Fyrestar, a member of the performance group Full Body Cast, which brought some “Rocky Horror Picture Show” performances to the Saturday event (and who preferred to be referred to by an alias), attended Northeastern in the ’90s and said The Pit is where she and her friends would hang out.

Among those at Pit-A-Palooza on Saturday was one person with a sign saying “Keep The Pit, Lose the Rats in City Hall & the HSBA,” or Harvard Square Business Association. (Photo: Victoria Rein)

“Everybody was welcome here, everybody got along. There would be people drawing, painting, it was great,” she said. “It’s the end of an era, really. I hope the spirit lives on in the new plaza. I hope it’s as welcoming and no-judgment as it’s always been.”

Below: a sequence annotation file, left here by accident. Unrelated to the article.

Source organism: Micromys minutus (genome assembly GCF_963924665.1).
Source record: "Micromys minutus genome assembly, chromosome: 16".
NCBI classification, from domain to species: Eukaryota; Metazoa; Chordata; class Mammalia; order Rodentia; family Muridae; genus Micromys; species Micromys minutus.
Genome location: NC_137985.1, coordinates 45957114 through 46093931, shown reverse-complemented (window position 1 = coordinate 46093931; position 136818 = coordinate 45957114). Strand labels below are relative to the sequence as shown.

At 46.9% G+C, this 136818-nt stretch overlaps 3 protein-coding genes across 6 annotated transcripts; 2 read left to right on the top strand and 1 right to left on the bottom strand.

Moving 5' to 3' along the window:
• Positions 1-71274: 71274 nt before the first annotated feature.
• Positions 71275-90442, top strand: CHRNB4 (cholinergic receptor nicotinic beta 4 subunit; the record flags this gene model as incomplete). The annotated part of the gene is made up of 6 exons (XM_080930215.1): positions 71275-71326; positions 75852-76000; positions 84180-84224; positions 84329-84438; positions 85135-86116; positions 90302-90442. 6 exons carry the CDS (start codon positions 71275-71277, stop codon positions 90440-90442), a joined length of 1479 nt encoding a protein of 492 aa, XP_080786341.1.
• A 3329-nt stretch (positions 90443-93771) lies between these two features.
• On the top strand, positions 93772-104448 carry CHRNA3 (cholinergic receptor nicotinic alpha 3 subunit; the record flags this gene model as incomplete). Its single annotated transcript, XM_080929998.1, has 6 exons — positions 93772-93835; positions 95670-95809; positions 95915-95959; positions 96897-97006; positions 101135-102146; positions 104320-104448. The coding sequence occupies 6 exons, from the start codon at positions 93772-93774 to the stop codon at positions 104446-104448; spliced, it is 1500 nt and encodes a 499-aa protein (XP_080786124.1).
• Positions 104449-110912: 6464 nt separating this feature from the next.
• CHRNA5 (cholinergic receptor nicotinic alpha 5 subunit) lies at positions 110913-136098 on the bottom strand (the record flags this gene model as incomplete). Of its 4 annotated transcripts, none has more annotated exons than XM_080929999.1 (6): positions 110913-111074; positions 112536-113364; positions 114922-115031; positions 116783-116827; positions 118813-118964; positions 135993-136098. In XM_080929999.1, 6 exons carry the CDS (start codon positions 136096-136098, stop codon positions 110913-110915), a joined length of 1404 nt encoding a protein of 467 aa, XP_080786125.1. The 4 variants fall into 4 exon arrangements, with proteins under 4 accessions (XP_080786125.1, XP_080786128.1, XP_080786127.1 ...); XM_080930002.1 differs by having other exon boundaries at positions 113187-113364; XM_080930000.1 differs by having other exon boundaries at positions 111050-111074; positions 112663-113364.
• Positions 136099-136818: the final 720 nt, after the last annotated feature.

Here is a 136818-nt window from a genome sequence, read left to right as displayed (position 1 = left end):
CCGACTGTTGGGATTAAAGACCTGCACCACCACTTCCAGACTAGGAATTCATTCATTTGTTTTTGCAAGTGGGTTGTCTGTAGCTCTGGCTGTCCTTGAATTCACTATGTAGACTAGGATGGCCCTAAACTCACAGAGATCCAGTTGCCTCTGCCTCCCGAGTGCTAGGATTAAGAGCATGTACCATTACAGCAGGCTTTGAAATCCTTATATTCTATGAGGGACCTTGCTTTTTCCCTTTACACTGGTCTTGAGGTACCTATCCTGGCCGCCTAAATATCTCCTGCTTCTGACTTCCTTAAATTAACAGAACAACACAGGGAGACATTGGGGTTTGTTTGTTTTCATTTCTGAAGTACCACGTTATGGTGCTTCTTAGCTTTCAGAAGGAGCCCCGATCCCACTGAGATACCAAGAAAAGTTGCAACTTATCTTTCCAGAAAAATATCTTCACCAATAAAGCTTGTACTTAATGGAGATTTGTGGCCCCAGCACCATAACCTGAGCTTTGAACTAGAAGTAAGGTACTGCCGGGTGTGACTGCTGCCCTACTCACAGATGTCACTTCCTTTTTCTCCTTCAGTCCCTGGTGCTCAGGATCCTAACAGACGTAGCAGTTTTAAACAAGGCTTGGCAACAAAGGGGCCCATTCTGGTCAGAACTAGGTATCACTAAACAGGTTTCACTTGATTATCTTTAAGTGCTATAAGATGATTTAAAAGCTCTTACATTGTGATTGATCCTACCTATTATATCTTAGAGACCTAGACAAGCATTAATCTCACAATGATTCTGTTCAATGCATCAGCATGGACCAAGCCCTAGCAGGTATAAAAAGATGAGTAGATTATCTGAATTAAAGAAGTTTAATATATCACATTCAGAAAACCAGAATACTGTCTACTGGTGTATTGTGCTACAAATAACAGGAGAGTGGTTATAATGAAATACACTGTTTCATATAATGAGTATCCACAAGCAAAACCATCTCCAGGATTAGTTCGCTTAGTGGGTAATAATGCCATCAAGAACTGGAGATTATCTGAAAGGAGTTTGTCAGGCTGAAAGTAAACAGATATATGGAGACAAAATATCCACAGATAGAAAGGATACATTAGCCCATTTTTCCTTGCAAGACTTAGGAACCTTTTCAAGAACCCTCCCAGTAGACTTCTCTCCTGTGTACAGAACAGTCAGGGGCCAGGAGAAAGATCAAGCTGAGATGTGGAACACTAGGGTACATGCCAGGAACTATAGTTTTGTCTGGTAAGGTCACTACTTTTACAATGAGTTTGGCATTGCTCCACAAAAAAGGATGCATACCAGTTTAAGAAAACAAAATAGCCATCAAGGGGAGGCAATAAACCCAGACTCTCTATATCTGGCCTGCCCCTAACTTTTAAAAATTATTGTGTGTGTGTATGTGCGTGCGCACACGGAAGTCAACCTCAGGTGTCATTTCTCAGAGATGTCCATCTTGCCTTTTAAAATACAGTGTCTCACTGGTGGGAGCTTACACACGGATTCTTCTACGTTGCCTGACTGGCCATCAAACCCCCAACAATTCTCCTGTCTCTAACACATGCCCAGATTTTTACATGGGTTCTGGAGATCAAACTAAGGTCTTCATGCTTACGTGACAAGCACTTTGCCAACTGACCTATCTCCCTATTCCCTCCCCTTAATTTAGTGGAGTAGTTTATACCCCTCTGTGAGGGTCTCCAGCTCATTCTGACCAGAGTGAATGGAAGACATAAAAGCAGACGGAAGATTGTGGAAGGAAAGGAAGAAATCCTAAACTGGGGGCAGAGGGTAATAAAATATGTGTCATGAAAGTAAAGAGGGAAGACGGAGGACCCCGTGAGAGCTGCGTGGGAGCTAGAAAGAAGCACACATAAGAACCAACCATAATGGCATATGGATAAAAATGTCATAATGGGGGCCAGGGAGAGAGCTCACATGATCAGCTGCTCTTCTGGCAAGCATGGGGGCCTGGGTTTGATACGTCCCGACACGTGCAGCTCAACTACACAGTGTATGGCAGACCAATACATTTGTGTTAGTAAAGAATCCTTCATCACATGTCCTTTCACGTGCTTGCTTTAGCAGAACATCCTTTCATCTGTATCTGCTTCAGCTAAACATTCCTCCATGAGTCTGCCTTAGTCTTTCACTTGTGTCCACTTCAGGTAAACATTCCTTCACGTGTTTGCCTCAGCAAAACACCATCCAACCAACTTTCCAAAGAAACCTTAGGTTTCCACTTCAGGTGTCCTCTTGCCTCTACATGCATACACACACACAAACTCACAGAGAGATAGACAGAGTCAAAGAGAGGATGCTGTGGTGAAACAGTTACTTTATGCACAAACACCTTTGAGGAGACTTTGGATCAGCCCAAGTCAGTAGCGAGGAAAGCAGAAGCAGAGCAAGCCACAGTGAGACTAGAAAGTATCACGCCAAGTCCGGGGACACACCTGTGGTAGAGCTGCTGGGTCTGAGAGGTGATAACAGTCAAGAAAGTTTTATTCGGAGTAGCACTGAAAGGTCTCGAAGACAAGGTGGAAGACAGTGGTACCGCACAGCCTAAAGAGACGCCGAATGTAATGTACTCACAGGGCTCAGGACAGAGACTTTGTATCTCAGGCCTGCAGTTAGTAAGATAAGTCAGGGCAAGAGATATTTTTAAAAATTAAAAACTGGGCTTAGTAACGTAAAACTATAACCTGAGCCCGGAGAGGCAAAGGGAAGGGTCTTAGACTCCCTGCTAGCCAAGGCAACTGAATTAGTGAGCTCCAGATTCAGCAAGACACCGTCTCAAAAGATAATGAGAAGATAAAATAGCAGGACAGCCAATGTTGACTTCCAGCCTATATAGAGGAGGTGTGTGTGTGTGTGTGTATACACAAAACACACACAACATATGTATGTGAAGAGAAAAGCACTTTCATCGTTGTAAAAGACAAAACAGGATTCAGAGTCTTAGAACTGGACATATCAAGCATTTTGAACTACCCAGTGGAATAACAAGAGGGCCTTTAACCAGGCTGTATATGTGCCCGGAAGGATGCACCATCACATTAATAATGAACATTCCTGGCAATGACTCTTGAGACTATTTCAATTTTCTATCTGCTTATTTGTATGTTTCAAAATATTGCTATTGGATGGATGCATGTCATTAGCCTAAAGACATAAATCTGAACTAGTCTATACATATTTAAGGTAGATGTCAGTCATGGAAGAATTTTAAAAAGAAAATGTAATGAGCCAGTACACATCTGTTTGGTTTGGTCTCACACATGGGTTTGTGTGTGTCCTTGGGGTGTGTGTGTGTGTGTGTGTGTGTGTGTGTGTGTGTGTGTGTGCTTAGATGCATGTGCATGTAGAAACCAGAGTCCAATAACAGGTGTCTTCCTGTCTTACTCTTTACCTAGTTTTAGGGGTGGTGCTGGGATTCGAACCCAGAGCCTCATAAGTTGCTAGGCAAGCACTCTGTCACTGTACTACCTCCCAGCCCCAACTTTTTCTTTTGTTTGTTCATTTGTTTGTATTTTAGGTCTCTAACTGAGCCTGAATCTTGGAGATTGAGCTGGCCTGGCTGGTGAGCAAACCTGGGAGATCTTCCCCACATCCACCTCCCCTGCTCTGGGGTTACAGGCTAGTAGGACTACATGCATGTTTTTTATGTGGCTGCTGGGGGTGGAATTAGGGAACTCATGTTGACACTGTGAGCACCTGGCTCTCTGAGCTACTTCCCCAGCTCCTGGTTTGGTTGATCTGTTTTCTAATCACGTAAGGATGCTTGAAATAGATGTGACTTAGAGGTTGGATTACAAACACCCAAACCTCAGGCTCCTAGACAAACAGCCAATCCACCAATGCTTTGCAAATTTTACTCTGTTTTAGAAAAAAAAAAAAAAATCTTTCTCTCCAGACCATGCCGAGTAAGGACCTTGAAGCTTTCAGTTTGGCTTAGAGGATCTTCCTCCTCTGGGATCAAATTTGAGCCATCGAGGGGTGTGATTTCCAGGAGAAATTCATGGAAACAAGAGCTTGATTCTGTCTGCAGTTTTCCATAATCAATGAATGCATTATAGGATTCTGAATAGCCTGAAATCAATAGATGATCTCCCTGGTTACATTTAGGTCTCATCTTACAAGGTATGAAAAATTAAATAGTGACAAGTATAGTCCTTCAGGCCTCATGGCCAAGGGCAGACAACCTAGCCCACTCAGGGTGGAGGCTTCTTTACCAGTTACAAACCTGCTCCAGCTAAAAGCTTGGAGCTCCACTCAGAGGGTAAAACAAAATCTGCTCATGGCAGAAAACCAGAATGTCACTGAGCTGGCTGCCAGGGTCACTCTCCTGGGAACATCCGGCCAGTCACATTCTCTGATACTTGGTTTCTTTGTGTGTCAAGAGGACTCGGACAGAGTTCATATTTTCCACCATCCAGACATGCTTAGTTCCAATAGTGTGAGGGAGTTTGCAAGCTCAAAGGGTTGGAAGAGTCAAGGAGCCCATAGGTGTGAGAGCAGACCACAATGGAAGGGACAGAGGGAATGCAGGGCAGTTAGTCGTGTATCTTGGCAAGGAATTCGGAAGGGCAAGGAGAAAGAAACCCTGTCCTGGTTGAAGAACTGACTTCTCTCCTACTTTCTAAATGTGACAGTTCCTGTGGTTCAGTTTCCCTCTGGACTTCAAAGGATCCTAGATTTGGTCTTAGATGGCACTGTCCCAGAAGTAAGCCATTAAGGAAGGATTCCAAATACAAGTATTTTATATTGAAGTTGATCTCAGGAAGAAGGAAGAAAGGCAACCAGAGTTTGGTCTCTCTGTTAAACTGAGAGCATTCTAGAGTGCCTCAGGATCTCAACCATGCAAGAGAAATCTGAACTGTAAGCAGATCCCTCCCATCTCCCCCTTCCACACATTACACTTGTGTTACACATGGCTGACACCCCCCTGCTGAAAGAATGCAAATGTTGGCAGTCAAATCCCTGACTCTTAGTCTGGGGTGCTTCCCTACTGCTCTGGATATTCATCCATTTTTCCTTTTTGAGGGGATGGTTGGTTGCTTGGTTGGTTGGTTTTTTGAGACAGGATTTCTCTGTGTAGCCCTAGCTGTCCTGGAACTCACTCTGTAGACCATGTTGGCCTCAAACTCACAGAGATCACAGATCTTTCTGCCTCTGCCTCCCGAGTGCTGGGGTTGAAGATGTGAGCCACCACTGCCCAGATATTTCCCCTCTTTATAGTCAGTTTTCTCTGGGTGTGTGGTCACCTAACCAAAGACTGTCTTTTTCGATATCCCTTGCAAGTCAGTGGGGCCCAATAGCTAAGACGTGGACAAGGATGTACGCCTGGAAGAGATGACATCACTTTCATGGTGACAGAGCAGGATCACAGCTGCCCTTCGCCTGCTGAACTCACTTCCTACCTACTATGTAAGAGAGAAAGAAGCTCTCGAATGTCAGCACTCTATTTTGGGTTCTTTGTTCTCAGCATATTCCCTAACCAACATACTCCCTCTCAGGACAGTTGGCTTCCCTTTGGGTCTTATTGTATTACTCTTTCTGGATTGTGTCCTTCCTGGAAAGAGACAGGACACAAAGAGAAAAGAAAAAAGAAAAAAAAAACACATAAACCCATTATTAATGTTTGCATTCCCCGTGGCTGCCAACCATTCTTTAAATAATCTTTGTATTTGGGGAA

Though eventgoers seemed to understand the value of making the T stop ADA-compliant, many expressed sadness at the thought of The Pit’s destruction.

“I don’t know, it’s like the Boston Common – just a Boston thing that should always be here,” Unger said. “It’s a bummer, man. It’s a fucking shame.”

The celebration ran from 6 to 10 p.m. and included a beer garden, a fundraiser for the Bridge Over Troubled Waters medical van and Narcan opioid-overdose response training in addition to the entertainment to mark Pit Rat Day in Harvard Square.

Though renovations to the plaza mean “we will lose the physical appearance of The Pit, this area will continue to be a welcoming place for young people to gather,” McGovern said.


One last hang at the Pit in Harvard Square

The organizers of Pit-A-Palooza are aware of the irony. They’re putting on an organized, permitted event to celebrate the impending demise of Harvard Square’s longtime home of anarchy, spontaneity and youth culture: the Pit.